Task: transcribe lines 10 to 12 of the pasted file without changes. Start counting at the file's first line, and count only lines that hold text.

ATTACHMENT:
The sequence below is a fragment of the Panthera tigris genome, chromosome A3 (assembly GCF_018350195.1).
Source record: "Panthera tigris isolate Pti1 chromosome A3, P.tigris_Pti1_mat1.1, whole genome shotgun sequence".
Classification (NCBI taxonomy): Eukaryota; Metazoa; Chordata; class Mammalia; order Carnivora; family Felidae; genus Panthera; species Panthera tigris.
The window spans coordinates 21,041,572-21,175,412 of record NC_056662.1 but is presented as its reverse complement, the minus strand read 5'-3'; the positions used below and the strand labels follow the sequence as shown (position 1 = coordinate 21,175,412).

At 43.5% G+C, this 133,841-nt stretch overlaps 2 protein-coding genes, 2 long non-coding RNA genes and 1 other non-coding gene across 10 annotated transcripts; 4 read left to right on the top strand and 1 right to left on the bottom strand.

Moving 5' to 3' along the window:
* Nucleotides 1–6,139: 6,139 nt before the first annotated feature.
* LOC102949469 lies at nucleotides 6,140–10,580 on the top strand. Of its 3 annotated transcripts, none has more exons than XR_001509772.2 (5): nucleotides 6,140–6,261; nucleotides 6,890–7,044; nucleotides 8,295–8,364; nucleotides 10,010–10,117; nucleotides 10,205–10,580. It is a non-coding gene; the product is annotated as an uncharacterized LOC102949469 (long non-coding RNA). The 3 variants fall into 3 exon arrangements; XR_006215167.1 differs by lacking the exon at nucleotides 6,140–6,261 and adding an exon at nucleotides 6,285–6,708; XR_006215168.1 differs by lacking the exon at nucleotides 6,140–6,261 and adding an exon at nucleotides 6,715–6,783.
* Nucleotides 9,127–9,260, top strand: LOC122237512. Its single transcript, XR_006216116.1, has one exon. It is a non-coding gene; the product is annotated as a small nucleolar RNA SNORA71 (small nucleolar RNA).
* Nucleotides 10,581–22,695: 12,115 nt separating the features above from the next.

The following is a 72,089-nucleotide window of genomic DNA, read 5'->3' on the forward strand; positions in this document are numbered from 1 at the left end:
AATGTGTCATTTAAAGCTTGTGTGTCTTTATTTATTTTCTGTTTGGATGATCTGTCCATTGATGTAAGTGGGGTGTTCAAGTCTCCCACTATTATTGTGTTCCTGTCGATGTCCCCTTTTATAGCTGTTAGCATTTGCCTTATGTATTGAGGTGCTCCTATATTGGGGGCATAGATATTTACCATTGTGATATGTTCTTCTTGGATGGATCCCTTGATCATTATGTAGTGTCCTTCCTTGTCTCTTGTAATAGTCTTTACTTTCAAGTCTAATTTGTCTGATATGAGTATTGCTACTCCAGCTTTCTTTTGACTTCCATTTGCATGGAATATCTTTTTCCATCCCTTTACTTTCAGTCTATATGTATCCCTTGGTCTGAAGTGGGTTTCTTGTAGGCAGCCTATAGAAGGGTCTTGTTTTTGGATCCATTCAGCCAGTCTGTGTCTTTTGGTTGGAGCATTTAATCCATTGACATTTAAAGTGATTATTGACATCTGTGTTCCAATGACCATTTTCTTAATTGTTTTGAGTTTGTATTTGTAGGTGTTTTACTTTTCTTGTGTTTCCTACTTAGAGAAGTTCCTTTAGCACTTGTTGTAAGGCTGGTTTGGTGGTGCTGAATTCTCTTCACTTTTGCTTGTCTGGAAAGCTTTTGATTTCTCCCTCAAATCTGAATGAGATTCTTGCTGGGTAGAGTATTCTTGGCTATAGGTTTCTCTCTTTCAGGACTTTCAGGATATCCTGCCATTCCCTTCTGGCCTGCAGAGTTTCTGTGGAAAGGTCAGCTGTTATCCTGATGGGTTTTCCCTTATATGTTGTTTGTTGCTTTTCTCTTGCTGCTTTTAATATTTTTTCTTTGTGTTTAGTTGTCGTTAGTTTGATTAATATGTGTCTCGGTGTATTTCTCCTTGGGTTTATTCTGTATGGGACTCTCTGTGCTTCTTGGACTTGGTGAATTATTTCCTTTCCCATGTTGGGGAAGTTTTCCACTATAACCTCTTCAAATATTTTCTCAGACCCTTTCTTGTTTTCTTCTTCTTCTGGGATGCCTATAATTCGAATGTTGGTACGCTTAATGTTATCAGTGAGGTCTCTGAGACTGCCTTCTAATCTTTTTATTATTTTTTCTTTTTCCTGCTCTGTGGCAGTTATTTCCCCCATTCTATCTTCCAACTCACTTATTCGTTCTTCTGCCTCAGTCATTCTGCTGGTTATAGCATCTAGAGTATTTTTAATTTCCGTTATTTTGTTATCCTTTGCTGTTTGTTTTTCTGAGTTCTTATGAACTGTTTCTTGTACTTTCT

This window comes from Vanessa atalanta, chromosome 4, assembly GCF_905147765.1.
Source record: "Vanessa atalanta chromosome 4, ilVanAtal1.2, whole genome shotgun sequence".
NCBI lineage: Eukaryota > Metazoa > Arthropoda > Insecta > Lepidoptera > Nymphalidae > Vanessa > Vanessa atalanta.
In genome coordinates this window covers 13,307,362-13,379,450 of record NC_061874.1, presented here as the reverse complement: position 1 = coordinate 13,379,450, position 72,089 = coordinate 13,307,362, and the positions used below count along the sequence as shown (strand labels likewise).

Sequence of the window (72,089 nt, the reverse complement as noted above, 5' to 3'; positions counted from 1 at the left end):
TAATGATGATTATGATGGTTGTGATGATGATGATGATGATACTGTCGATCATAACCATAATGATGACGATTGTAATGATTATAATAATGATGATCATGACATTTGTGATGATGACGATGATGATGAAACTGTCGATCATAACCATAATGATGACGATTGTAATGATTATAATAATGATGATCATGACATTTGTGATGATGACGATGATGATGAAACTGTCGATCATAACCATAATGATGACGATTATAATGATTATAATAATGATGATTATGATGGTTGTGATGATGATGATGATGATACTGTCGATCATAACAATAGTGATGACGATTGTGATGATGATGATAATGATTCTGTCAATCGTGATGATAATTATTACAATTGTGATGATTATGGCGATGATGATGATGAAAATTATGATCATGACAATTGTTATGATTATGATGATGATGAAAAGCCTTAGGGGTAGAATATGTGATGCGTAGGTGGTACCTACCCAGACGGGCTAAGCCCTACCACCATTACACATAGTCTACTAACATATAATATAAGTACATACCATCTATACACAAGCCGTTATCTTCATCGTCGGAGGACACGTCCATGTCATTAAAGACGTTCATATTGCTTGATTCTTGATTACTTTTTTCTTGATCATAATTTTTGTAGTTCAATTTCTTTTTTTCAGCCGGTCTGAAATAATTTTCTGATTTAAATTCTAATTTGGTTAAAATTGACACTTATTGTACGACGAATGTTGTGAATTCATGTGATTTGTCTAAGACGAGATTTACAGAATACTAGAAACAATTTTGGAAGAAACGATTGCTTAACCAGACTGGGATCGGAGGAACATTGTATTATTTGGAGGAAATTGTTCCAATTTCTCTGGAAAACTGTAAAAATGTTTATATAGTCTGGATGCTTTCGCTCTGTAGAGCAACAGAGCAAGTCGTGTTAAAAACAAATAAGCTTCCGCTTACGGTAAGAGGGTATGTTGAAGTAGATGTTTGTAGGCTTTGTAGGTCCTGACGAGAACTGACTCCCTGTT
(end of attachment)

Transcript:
* Nucleotides 10,581–22,695: 12,115 nt separating the features above from the next.

The following is a 72,089-nucleotide window of genomic DNA, read 5'->3' on the forward strand; positions in this document are numbered from 1 at the left end:
AATGTGTCATTTAAAGCTTGTGTGTCTTTATTTATTTTCTGTTTGGATGATCTGTCCATTGATGTAAGTGGGGTGTTCAAGTCTCCCACTATTATTGTGTTCCTGTCGATGTCCCCTTTTATAGCTGTTAGCATTTGCCTTATGTATTGAGGTGCTCCTATATTGGGGGCATAGATATTTACCATTGTGATATGTTCTTCTTGGATGGATCCCTTGATCATTATGTAGTGTCCTTCCTTGTCTCTTGTAATAGTCTTTACTTTCAAGTCTAATTTGTCTGATATGAGTATTGCTACTCCAGCTTTCTTTTGACTTCCATTTGCATGGAATATCTTTTTCCATCCCTTTACTTTCAGTCTATATGTATCCCTTGGTCTGAAGTGGGTTTCTTGTAGGCAGCCTATAGAAGGGTCTTGTTTTTGGATCCATTCAGCCAGTCTGTGTCTTTTGGTTGGAGCATTTAATCCATTGACATTTAAAGTGATTATTGACATCTGTGTTCCAATGACCATTTTCTTAATTGTTTTGAGTTTGTATTTGTAGGTGTTTTACTTTTCTTGTGTTTCCTACTTAGAGAAGTTCCTTTAGCACTTGTTGTAAGGCTGGTTTGGTGGTGCTGAATTCTCTTCACTTTTGCTTGTCTGGAAAGCTTTTGATTTCTCCCTCAAATCTGAATGAGATTCTTGCTGGGTAGAGTATTCTTGGCTATAGGTTTCTCTCTTTCAGGACTTTCAGGATATCCTGCCATTCCCTTCTGGCCTGCAGAGTTTCTGTGGAAAGGTCAGCTGTTATCCTGATGGGTTTTCCCTTATATGTTGTTTGTTGCTTTTCTCTTGCTGCTTTTAATATTTTTTCTTTGTGTTTAGTTGTCGTTAGTTTGATTAATATGTGTCTCGGTGTATTTCTCCTTGGGTTTATTCTGTATGGGACTCTCTGTGCTTCTTGGACTTGGTGAATTATTTCCTTTCCCATGTTGGGGAAGTTTTCCACTATAACCTCTTCAAATATTTTCTCAGACCCTTTCTTGTTTTCTTCTTCTTCTGGGATGCCTATAATTCGAATGTTGGTACGCTTAATGTTATCAGTGAGGTCTCTGAGACTGCCTTCTAATCTTTTTATTATTTTTTCTTTTTCCTGCTCTGTGGCAGTTATTTCCCCCATTCTATCTTCCAACTCACTTATTCGTTCTTCTGCCTCAGTCATTCTGCTGGTTATAGCATCTAGAGTATTTTTAATTTCCGTTATTTTGTTATCCTTTGCTGTTTGTTTTTCTGAGTTCTTATGAACTGTTTCTTGTACTTTCT